See Center for Responsive Politics, Outside Spending, http://www.opensecrets.org/outsidespending/index.php (last visited July 26, 2012) (composite of data from the By Groups section selecting Electioneering Communications and by Disclosure of Group for each election cycle). 27

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in December 2007 include information on donor disclosure, but the vast majority of reports filed since 2008 simply list the number of donors disclosed as zero (0).7 The impact of the FECs unduly narrow rule is most apparent, and most problematic, with respect to tax-exempt groups organized under Section 501(c) of the Internal Revenue Code, 26 U.S.C. 501(c), as social welfare organizations under Section 501(c)(4), labor organizations under Section 501(c)(5), or trade associations under Section 501(c)(6).8 These Section 501(c) organizations typically are not registered with the FEC as political committees, because they theoretically do not have a major purpose of influencing elections. See Buckley, 424 U.S. at 79; see also FEC, Supplemental Explanation and Justification on Political Committee Status, 72 Fed. Reg. 5595, 5597 (Feb. 7, 2007). Although these Section 501(c) organizations must file annual information returns with the Internal Revenue Service (IRS), they are not required to publicly disclose their donors under the tax law. Under IRS rules, these Section 501(c) organizations have long been permitted to engage in some political activity in support of candidates for office, as

See FEC, Electioneering Communication Reports, http://www.fec.gov/ finance/disclosure/ec_table.shtml (last visited July 26, 2012) (reports since 2004 available). Charitable organizations organized under Section 501(c)(3) are not permitted to engage in political activity in support of candidates for election. See 26 U.S.C. 501(c)(3); 26 C.F.R. 1.501(c)(3)-1(d). 28
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long as the group if organized under Section 501(c)(4) is primarily engaged in promoting in some way . . . the general welfare of the people of the community.9 However, under federal election laws, until Citizens United, these organizations (other than organizations coming within the narrow exception recognized by the Supreme Court in FEC v. Massachusetts Citizens for Life, Inc., 479 U.S. 238 (1986)) were prohibited from spending general treasury funds on independent expenditures in support of political candidates or electioneering communications. Citizens United has now freed such organizations to spend money on advertisements in support of political candidates, but they may remain tax exempt only as long as such political activity does not call into question the groups stated primary tax-exempt purpose. As a result, the donor disclosure requirements imposed by the FEC on the electioneering communications of Section 501(c) organizations are particularly important if there is to be any transparency at all that would permit the public to understand who is supporting these organizations. After Citizens United, some people predicted that corporate money would flood into independent-expenditure-only political committees (commonly known See 26 C.F.R. 1.501(c)(4)-1(a)(2); see also IRS Exempt Organizations Continuing Professional Education Program, Political Campaign and Lobbying Activities of IRC 501(c)(4), (c)(5), and (c)(6) Organizations (2003), available at http://www.irs.gov/pub/irs-tege/eotopicl03.pdf. Groups organized under Sections 501(c)(5) and 501(c)(6) are subject to similar restrictions. See IRS Gen. Counsel Mem. 34233 (Dec. 30, 1969); Political Campaign and Lobbying Activities of IRC 501(c)(4), (c)(5), and (c)(6) Organizations, supra. 29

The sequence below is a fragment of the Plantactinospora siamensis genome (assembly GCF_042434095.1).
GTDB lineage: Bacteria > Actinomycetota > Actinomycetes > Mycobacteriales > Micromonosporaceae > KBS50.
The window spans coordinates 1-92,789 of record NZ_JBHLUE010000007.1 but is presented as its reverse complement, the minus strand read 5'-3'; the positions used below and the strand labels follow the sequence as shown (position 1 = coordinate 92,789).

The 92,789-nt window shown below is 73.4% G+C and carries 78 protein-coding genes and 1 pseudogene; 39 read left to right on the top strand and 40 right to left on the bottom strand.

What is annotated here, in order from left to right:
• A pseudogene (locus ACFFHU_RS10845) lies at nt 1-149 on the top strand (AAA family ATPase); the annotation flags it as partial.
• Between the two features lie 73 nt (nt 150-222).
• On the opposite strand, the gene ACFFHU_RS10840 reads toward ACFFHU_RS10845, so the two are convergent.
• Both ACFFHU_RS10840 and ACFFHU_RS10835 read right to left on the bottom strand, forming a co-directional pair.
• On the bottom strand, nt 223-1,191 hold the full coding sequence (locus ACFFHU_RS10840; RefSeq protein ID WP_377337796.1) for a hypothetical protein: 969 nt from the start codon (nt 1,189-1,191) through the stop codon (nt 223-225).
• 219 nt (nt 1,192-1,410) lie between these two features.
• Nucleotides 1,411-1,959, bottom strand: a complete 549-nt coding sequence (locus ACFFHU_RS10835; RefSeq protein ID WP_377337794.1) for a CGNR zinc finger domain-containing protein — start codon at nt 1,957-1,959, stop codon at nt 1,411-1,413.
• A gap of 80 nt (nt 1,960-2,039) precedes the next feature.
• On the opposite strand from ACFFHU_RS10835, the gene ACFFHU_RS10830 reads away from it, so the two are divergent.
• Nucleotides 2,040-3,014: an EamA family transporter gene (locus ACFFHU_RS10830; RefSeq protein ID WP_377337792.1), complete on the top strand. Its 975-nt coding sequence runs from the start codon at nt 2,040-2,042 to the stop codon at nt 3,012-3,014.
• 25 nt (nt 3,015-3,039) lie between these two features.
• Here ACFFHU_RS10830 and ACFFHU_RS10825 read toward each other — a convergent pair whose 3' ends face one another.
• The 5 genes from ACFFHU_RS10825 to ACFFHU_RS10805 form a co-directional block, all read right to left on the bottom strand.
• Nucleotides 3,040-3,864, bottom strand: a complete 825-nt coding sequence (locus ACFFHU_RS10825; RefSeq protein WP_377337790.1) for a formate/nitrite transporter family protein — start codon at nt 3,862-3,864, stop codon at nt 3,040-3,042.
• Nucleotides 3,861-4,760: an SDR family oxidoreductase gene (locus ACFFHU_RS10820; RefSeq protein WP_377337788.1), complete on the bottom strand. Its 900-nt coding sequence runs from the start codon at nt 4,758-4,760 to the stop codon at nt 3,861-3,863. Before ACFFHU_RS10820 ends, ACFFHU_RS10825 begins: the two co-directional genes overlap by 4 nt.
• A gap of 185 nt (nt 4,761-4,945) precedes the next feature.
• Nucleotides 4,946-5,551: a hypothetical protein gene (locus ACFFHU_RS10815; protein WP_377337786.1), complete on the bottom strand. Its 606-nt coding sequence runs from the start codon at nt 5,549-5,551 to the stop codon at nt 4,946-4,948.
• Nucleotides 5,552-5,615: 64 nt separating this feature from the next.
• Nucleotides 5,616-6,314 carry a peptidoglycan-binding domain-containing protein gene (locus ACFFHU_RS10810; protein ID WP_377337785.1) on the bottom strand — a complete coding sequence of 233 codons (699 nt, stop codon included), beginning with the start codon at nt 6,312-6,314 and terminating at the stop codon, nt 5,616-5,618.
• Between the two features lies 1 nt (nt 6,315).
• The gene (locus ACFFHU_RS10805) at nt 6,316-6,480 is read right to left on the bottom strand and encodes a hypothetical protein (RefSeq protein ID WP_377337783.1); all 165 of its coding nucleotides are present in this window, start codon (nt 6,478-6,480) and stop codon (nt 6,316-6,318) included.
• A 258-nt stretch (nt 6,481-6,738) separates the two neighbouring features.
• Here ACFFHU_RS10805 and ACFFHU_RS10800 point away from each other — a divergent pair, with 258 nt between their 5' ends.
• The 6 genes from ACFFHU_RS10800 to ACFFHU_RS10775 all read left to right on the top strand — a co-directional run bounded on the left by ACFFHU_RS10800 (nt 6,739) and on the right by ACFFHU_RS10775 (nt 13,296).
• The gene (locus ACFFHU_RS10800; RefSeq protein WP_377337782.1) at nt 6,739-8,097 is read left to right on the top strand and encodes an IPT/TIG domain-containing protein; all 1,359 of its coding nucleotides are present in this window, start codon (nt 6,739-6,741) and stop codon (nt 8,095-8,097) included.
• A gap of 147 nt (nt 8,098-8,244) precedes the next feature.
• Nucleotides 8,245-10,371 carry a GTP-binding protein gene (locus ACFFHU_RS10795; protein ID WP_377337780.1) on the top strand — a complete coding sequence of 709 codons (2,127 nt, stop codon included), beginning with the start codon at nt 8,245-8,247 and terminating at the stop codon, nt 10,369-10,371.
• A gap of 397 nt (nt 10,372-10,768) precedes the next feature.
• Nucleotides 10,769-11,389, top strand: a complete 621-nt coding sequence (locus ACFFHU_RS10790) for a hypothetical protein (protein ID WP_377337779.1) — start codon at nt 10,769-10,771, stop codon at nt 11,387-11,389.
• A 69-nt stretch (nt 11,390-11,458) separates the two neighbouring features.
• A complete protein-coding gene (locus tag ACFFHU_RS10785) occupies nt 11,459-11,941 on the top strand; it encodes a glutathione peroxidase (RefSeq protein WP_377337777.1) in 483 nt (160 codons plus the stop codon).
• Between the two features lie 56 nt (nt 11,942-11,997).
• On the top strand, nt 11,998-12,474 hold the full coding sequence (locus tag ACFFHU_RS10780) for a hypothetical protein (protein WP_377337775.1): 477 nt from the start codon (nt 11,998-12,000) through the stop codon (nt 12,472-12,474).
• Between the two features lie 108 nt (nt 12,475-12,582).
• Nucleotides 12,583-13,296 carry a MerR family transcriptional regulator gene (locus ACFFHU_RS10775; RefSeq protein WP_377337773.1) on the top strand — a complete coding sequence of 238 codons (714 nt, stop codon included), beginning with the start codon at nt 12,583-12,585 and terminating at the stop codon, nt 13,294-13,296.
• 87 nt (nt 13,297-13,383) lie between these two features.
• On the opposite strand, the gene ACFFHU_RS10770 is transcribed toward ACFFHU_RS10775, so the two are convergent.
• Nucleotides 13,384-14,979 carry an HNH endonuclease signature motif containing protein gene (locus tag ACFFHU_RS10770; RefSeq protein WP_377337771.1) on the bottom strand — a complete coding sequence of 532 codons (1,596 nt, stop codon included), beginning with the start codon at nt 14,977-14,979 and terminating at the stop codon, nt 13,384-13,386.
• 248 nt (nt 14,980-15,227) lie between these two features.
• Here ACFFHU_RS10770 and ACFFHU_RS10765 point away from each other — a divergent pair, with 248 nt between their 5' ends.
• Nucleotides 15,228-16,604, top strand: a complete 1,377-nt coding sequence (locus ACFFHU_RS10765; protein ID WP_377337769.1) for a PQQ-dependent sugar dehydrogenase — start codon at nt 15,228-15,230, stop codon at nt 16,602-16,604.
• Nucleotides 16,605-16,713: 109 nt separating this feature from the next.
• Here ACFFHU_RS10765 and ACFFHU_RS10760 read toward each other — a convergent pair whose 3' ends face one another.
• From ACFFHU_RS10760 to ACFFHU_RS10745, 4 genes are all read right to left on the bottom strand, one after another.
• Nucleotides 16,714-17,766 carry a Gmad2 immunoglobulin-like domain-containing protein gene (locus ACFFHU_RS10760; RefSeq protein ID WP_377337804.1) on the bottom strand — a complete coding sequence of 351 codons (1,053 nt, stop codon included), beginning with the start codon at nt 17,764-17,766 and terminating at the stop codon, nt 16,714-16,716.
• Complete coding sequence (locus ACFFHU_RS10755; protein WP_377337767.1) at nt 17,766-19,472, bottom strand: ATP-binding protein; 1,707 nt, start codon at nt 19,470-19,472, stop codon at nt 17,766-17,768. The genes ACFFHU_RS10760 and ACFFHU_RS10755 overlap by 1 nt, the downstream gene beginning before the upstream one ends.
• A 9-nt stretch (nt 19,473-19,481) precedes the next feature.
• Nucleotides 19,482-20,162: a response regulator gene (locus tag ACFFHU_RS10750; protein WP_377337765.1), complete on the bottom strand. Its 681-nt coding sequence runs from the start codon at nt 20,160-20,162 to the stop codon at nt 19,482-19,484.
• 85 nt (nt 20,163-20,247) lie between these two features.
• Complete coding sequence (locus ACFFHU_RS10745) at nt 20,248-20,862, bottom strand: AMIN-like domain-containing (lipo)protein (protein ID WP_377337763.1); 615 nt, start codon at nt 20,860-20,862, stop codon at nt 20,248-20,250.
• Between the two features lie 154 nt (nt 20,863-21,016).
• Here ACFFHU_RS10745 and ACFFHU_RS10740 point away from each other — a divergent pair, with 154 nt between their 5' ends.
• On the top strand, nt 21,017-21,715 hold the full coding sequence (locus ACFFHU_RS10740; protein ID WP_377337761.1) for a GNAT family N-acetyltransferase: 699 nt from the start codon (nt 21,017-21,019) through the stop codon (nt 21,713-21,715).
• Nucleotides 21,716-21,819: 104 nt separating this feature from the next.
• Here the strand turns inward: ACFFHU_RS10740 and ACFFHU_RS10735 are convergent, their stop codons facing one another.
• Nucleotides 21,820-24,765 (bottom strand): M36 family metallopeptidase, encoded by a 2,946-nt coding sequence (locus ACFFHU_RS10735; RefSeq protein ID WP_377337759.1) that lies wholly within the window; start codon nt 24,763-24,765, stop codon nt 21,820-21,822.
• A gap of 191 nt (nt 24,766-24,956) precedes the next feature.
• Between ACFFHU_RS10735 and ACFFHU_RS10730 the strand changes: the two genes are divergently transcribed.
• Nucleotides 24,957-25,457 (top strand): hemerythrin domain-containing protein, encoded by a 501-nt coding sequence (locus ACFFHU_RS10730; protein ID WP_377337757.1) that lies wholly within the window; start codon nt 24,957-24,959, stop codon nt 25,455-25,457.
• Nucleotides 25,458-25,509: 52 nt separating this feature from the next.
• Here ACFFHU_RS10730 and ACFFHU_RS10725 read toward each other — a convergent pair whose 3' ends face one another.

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as super PACs),10 but by and large that has not happened, and it is wealthy individuals rather than corporate contributions that have provided most super PAC funds. Instead, corporations are reportedly pouring money into Section 501(c) taxexempt groups, precisely because these groups do not have to publicly disclose their donors and corporations relish the anonymity. See Mike McIntire & Nicholas Confessore, Tax-Exempt Groups Shield Political Gifts of Business, N.Y. Times, July 7, 2012.11 Indeed, of approximately $5 million spent on electioneering communications by 501(c) groups in the 2012 election cycle thus far, $4.4 million was recorded without any disclosure of donors.12 Moreover, according to the Washington Post, [p]olitically active nonprofit groups that do not reveal their funding sources have

Independent expenditure-only political committees must register with the FEC as political committees and must disclose to the FEC all of their receipts and disbursements, identifying every donor who contributes more than $200. See 2 U.S.C. 434(b)(3)(A); see also FEC Advisory Op. 2010-11 (July 22, 2010) (Commonsense Ten), available at http://saos.nictusa.com/aodocs/AO%20201011.pdf; SpeechNow.org v. FEC, 599 F.3d 686, 698 (D.C. Cir.) (en banc), cert. denied, 131 S. Ct. 553 (2010). http://www.nytimes.com/2012/07/08/us/politics/groups-shield-politicalgifts-of-businesses.html?pagewanted =all.
12 11

10

Center for Responsive Politics, 2012 Outside Spending, By Groups, http://www.opensecrets.org/outsidespending/summ.php?cycle=2012&chrt=D&dis p=O&type=E (last visited July 26, 2012). 30